Investors, thus, have much to gain by understanding the impact of market sentiment and to that end have developed a plethora of tools and techniques to analyse various aspects of market sentiment. Notable examples of these include put-call ratios, the VIX Index, the Bullish Percentage Index and, the ‘Fear and Greed’ Index. While these serve as useful indicators of risk appetite and outlook, they are merely derivatives and not pure indicators of sentiment; akin to trying to estimate a household’s level of happiness by perusing their weekly grocery receipts.
A more promising approach towards tracking market sentiment is the utilization of text-based sources. Over 80% of the information on the internet is in the form of unstructured text, from the millions of news articles, blogs, posts and tweets that are shared online every single day. Unlike other fundamental data, this information is updated on a real time basis, and can provide a more comprehensive and accurate reflection of investor sentiment than mere market figures. The challenge is to mine this data in an automated and scalable way that can derive accurate and actionable information.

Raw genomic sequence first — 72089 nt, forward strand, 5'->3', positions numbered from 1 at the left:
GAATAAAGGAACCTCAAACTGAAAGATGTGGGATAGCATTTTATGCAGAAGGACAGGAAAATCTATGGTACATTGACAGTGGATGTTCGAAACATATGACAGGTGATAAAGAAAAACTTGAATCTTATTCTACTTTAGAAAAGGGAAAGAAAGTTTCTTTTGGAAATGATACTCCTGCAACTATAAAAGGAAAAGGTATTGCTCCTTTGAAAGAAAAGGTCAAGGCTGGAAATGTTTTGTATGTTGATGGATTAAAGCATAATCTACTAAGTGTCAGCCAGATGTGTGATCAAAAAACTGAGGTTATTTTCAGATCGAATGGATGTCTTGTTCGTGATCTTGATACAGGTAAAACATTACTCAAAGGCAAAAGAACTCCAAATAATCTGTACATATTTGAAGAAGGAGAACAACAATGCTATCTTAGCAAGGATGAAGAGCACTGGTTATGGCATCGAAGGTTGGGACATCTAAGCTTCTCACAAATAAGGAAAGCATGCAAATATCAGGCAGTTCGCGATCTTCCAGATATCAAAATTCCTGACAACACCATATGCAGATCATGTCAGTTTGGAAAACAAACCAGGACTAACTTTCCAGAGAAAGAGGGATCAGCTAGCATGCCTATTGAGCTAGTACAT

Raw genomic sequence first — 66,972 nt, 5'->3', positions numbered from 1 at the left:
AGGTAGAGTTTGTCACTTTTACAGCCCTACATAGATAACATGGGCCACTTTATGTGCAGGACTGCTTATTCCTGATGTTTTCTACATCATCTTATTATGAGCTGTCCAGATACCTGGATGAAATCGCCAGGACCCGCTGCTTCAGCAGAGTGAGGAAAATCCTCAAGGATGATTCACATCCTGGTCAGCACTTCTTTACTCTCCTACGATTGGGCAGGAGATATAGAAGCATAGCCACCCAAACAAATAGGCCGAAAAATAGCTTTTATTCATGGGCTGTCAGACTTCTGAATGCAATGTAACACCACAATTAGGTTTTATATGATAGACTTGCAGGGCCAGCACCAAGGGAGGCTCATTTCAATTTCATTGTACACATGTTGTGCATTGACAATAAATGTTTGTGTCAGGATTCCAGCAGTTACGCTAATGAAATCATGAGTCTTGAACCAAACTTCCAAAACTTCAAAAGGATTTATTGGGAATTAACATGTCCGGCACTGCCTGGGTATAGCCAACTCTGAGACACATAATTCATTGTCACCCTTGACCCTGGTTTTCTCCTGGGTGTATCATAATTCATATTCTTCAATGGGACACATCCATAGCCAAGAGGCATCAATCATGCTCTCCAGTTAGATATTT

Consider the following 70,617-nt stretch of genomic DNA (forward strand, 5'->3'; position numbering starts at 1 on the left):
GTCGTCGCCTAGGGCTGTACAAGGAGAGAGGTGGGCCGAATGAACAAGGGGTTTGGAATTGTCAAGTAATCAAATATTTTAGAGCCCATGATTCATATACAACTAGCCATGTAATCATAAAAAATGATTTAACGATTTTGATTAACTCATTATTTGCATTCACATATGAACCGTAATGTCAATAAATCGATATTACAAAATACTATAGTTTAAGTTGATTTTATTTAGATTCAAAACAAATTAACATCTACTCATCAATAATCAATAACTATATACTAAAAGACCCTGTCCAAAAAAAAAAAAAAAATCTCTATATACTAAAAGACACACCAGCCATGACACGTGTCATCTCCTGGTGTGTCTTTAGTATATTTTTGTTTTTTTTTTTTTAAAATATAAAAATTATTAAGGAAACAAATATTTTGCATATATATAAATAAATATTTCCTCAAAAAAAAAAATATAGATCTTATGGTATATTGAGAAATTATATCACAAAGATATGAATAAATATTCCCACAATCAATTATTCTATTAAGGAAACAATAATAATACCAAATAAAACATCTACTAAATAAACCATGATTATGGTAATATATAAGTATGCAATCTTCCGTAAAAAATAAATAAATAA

This, unfortunately, is harder than it may first seem. Financial data is usually presented in a standardized, numeric form that can be analysed statistically, something which text-based information is not conducive towards. Secondly, computers, for all their vaunted capabilities, have a hard time dealing with the subtleties and irregularities present in verbal and written communication. All the allegories, innuendos, subtexts and turns-of-phrase that humans can process without a hitch are meaningless jargon to a computer processor. Moreover, computers, as of writing, have considerable difficulty establishing context. This flaw was showcased by the famous ‘Hathaway Effect’, where it was observed that shares of Warren Buffet’s Berkshire Hathaway corporation inexplicably rose every time a new movie starring Anne Hathaway was released. This was eventually deduced to be the fault of rudimentary sentiment analysis software that utilized name-mentions as an indicator of investor attention, but amusingly failed to distinguish between the celebrated Hollywood actress and the massive multinational holdings corporation.